Between the signal jamming and the forced removal of the EFF from the House, the State of the Nation Address (Sona) on Thursday has brought into sharp focus the growing trend of the securocrats’ involvement in Parliament. MURRAY HUNTER outlines a few points South Africans shouldn’t lose sight of.
1. Thursday’s “security measures” are the new normal
Parliament wants to assure us that the kind of “security” that we saw on Thursday is here to stay. “Improved security at Parliament will continue – not only for special events but for the general functioning of the national legislature,” reads a statement issued by Parliament on Friday. Forgive us if we’re not feeling reassured.
2. Parliament is not giving straight answers
This is an obvious point but it’s worth exploring in more detail. Few people who were in the press gallery have any doubt that there was use of a cellphone jammer in Parliament. People even photographed what appeared to be the device itself.
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There were several tacit acknowledgments of this on Thursday – when the signal came back on, Speaker Baleka Mbete even said: “The issue of the scrambling has been unscrambled.” But by Friday afternoon Parliament itself was referring to vague “problems with mobile-phone connectivity”, as if it may have been a mere technical problem. The secretary of Parliament, Gengezi Mgidlana, has been tasked with investigating this mysterious problem. However, the secretary of Parliament is responding to this crisis more like a political spin doctor than an impartial civil servant (which is what he is meant to be). In a radio interview Mgidlana spent nearly six minutes refusing to confirm or deny that the white-shirt security were actually police officers. (In case you were wondering, yes – they were.) What kind of message does it send when senior Parliamentary administrators are actively spinning in this way? In truth the public has been given little reason to trust the official information coming out of Parliament right now. Don’t forget: Mgidlana was also tasked with investigating the “mysterious” cutting of the feed in November 2014, when police were called in to remove a rowdy EFF member. If this investigation were ever conducted or concluded, no public announcement has been made.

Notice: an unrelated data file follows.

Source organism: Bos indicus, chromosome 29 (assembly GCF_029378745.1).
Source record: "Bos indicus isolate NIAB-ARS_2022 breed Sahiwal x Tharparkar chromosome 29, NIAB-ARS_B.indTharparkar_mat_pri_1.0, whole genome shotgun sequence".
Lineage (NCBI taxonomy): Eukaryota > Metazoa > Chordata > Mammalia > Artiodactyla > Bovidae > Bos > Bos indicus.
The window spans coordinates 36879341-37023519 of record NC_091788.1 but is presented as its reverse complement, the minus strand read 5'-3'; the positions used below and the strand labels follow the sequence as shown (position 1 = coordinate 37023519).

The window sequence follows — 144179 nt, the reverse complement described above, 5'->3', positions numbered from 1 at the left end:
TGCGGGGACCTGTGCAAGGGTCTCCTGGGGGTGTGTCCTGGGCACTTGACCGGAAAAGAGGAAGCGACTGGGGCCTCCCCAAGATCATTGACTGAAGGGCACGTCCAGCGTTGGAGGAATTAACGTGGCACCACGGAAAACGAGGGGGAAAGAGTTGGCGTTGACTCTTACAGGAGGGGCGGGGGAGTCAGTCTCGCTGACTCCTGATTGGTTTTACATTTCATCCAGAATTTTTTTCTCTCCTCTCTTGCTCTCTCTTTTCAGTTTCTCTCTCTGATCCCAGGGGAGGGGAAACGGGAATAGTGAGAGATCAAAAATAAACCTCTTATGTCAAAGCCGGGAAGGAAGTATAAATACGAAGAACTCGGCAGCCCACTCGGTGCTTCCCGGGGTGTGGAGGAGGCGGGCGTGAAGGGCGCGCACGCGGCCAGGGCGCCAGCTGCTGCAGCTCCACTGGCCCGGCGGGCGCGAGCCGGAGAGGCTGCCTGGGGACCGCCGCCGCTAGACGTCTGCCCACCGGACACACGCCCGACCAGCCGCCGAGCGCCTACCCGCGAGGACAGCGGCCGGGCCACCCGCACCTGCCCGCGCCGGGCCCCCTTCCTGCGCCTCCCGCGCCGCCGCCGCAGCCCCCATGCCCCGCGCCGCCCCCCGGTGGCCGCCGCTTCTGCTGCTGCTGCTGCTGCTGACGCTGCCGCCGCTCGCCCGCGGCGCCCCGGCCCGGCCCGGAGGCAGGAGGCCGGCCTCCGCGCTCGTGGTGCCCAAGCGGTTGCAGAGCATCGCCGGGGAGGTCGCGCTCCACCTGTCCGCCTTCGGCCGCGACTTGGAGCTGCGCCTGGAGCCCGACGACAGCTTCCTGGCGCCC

3. Cellphone jamming is still illegal – but Icasa has muddied the waters Since 2002 the Independent Communication Authority of South Africa (Icasa) has maintained that signal jamming is illegal – even for our security cluster. Icasa issued a statement on Friday morning maintaining that jamming is still illegal, but it then contradicted itself, stating: “The national security cluster departments may, where supported by relevant security legislation, deploy the use of jammers in relation to, amongst others, state security functions.” However, as far as we know, there is no such security law that supports the use of jammers. Icasa spokesperson, Paseka Maleka, confirmed to me via telephone that, to his knowledge there is no such law. He added that if the State Security Authority (SSA) wanted to jam signals they should make sure there’s a law. So jamming is STILL illegal, even for security bodies.